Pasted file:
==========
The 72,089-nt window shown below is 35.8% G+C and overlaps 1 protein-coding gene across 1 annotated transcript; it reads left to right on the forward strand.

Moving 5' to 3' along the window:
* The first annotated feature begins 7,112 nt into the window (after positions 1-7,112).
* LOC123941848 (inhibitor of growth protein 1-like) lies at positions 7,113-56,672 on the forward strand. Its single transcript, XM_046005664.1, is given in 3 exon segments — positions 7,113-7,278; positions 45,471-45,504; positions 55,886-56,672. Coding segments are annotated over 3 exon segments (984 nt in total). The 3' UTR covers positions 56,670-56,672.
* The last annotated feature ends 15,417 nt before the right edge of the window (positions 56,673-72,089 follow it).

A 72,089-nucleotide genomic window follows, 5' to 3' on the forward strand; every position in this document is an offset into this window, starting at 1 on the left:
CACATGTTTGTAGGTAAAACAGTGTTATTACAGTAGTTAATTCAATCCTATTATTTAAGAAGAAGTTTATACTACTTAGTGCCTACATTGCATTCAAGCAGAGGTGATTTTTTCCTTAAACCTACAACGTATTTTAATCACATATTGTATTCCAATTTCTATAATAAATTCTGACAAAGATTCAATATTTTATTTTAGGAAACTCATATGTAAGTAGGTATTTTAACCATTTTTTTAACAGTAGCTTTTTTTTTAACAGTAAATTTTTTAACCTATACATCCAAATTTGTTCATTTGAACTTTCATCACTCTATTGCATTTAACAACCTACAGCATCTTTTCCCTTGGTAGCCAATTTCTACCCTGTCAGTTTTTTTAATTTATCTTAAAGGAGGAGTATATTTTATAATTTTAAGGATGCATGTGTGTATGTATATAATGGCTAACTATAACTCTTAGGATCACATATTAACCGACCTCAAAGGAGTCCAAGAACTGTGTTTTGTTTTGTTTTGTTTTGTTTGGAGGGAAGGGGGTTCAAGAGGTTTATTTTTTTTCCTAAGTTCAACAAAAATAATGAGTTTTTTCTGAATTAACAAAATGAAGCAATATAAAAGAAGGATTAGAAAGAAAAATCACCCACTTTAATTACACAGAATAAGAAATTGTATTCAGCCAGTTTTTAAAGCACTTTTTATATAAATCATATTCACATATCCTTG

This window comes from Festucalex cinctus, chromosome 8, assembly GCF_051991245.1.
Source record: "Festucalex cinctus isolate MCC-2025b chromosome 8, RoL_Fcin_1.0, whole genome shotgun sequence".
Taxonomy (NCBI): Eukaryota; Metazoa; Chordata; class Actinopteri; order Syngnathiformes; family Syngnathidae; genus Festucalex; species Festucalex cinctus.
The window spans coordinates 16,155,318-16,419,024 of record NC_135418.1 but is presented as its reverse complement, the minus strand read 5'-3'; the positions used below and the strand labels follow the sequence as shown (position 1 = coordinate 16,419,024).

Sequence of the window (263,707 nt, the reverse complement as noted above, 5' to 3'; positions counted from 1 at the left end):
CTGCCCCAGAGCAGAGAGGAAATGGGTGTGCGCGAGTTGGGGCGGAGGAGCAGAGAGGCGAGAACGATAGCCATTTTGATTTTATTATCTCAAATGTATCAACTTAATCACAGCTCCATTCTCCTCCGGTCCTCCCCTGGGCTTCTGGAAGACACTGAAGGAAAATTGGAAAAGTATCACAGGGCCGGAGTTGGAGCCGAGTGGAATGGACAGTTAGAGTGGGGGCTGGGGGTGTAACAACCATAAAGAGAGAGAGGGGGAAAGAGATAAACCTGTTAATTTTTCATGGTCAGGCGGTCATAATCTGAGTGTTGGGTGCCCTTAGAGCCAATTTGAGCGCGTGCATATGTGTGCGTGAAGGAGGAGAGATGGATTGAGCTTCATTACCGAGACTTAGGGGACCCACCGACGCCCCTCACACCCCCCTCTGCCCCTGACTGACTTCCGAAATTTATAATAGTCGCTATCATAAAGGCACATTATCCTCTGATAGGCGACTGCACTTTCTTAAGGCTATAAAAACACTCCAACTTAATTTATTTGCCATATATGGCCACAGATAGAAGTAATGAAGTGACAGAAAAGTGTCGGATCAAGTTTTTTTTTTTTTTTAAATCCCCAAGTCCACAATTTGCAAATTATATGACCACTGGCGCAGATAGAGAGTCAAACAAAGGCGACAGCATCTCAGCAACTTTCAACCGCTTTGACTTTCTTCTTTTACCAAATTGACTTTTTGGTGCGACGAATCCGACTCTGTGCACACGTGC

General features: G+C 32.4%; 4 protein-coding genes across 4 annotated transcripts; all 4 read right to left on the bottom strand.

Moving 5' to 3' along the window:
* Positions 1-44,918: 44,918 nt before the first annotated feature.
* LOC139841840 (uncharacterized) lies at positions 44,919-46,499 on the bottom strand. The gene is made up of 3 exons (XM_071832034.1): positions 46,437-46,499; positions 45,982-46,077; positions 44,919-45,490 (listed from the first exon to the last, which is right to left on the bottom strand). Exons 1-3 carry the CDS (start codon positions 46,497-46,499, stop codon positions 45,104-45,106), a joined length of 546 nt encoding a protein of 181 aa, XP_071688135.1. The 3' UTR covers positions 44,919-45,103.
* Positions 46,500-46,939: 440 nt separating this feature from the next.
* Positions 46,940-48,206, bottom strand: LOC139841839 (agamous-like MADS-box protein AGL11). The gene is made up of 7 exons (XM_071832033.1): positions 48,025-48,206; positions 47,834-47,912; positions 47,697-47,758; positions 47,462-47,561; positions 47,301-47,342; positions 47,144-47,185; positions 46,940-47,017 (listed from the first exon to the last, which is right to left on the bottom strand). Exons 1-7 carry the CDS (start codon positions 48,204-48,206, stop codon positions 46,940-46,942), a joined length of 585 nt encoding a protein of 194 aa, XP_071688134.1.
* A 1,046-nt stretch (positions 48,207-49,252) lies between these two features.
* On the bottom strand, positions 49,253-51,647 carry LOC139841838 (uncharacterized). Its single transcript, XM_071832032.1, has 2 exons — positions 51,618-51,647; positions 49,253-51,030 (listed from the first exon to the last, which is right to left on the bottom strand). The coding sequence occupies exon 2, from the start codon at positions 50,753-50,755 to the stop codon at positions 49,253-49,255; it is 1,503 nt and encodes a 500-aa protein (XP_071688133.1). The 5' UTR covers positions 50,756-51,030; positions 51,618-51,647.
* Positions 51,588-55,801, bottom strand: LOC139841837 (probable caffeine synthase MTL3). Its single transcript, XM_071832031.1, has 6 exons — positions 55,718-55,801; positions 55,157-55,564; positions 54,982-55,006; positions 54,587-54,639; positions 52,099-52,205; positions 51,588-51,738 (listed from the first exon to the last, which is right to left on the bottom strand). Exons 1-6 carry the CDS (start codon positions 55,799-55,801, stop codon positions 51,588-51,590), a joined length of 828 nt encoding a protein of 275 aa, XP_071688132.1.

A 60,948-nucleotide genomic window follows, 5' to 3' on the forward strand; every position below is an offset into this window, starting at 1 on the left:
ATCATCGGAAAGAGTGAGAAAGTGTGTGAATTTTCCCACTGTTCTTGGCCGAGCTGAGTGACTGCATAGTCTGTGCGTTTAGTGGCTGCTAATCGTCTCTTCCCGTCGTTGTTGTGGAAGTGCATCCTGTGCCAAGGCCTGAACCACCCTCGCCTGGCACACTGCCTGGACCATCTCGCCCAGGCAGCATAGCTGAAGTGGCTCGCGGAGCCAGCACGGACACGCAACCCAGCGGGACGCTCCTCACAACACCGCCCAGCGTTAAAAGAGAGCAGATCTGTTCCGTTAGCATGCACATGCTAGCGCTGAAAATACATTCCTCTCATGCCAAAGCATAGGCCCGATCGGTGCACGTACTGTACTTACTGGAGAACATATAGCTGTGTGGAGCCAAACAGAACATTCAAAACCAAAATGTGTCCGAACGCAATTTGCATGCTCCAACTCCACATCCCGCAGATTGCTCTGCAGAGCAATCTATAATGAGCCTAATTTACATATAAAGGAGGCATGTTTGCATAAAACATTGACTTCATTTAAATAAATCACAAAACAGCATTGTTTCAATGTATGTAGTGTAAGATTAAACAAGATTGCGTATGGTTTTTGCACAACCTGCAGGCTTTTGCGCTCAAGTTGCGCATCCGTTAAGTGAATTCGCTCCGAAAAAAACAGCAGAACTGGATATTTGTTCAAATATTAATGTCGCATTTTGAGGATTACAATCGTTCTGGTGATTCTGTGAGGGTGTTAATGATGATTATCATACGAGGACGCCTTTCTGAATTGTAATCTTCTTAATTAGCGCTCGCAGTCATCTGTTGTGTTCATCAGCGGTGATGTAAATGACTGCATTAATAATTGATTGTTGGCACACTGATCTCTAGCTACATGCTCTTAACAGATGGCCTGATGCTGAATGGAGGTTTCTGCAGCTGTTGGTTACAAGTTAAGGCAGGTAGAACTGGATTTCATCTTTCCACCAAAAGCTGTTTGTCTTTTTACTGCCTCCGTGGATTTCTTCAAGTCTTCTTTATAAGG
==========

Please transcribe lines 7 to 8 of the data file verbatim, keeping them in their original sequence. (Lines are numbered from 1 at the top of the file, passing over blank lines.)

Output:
CACATGTTTGTAGGTAAAACAGTGTTATTACAGTAGTTAATTCAATCCTATTATTTAAGAAGAAGTTTATACTACTTAGTGCCTACATTGCATTCAAGCAGAGGTGATTTTTTCCTTAAACCTACAACGTATTTTAATCACATATTGTATTCCAATTTCTATAATAAATTCTGACAAAGATTCAATATTTTATTTTAGGAAACTCATATGTAAGTAGGTATTTTAACCATTTTTTTAACAGTAGCTTTTTTTTTAACAGTAAATTTTTTAACCTATACATCCAAATTTGTTCATTTGAACTTTCATCACTCTATTGCATTTAACAACCTACAGCATCTTTTCCCTTGGTAGCCAATTTCTACCCTGTCAGTTTTTTTAATTTATCTTAAAGGAGGAGTATATTTTATAATTTTAAGGATGCATGTGTGTATGTATATAATGGCTAACTATAACTCTTAGGATCACATATTAACCGACCTCAAAGGAGTCCAAGAACTGTGTTTTGTTTTGTTTTGTTTTGTTTGGAGGGAAGGGGGTTCAAGAGGTTTATTTTTTTTCCTAAGTTCAACAAAAATAATGAGTTTTTTCTGAATTAACAAAATGAAGCAATATAAAAGAAGGATTAGAAAGAAAAATCACCCACTTTAATTACACAGAATAAGAAATTGTATTCAGCCAGTTTTTAAAGCACTTTTTATATAAATCATATTCACATATCCTTG

This window comes from Festucalex cinctus, chromosome 8, assembly GCF_051991245.1.